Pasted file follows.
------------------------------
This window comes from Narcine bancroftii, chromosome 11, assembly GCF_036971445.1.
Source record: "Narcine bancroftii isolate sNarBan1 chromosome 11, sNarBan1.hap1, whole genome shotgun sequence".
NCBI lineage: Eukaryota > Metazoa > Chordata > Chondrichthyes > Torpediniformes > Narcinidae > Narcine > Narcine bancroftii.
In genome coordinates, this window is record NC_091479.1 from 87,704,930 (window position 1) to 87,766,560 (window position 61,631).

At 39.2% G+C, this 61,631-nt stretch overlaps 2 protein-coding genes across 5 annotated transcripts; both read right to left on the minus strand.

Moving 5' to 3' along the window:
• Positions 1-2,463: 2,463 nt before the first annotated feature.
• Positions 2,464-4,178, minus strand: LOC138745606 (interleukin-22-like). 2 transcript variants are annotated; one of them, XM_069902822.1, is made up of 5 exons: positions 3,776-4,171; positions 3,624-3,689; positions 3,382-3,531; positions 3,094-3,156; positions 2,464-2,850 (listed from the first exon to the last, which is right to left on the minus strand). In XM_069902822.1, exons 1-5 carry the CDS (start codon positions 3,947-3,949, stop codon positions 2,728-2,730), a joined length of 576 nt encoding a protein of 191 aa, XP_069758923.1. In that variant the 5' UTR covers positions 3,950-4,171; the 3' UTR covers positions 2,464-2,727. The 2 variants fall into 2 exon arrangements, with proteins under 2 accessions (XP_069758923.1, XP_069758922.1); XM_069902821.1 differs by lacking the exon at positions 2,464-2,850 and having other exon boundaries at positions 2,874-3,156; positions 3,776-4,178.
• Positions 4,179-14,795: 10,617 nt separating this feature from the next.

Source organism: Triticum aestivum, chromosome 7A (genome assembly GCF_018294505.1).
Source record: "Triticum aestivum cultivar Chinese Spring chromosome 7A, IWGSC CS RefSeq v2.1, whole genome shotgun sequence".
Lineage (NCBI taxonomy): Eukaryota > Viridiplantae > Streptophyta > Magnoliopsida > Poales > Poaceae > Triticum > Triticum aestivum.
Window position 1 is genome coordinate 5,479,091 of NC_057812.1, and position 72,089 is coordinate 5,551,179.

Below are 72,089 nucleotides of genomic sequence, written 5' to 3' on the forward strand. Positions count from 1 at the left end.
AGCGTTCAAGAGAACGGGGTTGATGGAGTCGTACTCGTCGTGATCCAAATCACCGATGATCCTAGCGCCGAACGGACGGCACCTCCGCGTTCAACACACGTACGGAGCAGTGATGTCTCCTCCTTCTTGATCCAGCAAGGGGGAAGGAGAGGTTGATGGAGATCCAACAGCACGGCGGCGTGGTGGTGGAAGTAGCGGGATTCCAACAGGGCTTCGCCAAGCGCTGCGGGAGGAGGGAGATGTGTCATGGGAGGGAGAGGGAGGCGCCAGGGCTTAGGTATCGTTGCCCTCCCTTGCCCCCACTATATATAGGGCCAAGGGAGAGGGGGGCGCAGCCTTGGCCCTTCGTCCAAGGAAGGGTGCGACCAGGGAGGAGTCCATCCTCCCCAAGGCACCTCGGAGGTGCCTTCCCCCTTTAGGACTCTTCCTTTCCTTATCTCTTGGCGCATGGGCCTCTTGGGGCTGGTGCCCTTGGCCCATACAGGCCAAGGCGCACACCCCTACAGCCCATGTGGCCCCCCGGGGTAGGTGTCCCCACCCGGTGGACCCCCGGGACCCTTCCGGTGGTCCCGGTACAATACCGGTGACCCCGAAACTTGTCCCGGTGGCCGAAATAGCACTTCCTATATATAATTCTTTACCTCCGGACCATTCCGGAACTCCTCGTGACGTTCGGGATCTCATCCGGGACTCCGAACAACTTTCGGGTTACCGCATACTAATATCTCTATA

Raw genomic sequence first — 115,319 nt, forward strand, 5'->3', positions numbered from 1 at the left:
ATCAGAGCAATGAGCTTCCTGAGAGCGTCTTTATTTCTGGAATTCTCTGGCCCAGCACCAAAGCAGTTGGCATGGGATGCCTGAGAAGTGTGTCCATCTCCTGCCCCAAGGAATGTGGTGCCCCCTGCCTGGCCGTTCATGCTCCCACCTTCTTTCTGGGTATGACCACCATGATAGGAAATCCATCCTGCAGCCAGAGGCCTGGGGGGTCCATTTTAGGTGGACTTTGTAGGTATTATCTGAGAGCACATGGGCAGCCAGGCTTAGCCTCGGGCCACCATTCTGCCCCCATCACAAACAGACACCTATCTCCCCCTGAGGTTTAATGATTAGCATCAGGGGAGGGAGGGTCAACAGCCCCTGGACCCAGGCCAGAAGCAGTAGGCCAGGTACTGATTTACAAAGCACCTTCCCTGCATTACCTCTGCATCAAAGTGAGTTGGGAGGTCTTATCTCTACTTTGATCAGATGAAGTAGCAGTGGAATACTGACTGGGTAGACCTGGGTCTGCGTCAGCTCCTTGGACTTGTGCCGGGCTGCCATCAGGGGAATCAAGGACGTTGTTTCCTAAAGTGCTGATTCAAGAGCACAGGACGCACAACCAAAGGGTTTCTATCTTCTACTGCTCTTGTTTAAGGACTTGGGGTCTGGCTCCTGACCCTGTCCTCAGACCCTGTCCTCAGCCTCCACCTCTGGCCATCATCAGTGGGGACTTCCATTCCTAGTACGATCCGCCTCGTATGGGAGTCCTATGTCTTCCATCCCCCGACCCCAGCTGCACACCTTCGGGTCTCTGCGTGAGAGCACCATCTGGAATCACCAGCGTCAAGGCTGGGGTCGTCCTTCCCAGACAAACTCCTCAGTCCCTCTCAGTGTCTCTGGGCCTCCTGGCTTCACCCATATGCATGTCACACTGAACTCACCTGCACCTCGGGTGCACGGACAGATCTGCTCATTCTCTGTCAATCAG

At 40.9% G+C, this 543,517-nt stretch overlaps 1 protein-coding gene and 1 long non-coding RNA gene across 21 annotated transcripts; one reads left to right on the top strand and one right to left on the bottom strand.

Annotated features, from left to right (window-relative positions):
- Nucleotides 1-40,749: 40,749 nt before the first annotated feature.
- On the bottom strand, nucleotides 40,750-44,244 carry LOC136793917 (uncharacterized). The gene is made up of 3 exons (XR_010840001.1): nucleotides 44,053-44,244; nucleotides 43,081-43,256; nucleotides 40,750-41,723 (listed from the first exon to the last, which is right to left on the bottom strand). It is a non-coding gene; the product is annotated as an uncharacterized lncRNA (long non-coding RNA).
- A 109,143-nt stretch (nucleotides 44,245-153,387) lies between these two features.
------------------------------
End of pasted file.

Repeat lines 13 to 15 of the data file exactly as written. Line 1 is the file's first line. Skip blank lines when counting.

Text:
Window position 1 is genome coordinate 5,479,091 of NC_057812.1, and position 72,089 is coordinate 5,551,179.

Below are 72,089 nucleotides of genomic sequence, written 5' to 3' on the forward strand. Positions count from 1 at the left end.
AGCGTTCAAGAGAACGGGGTTGATGGAGTCGTACTCGTCGTGATCCAAATCACCGATGATCCTAGCGCCGAACGGACGGCACCTCCGCGTTCAACACACGTACGGAGCAGTGATGTCTCCTCCTTCTTGATCCAGCAAGGGGGAAGGAGAGGTTGATGGAGATCCAACAGCACGGCGGCGTGGTGGTGGAAGTAGCGGGATTCCAACAGGGCTTCGCCAAGCGCTGCGGGAGGAGGGAGATGTGTCATGGGAGGGAGAGGGAGGCGCCAGGGCTTAGGTATCGTTGCCCTCCCTTGCCCCCACTATATATAGGGCCAAGGGAGAGGGGGGCGCAGCCTTGGCCCTTCGTCCAAGGAAGGGTGCGACCAGGGAGGAGTCCATCCTCCCCAAGGCACCTCGGAGGTGCCTTCCCCCTTTAGGACTCTTCCTTTCCTTATCTCTTGGCGCATGGGCCTCTTGGGGCTGGTGCCCTTGGCCCATACAGGCCAAGGCGCACACCCCTACAGCCCATGTGGCCCCCCGGGGTAGGTGTCCCCACCCGGTGGACCCCCGGGACCCTTCCGGTGGTCCCGGTACAATACCGGTGACCCCGAAACTTGTCCCGGTGGCCGAAATAGCACTTCCTATATATAATTCTTTACCTCCGGACCATTCCGGAACTCCTCGTGACGTTCGGGATCTCATCCGGGACTCCGAACAACTTTCGGGTTACCGCATACTAATATCTCTATA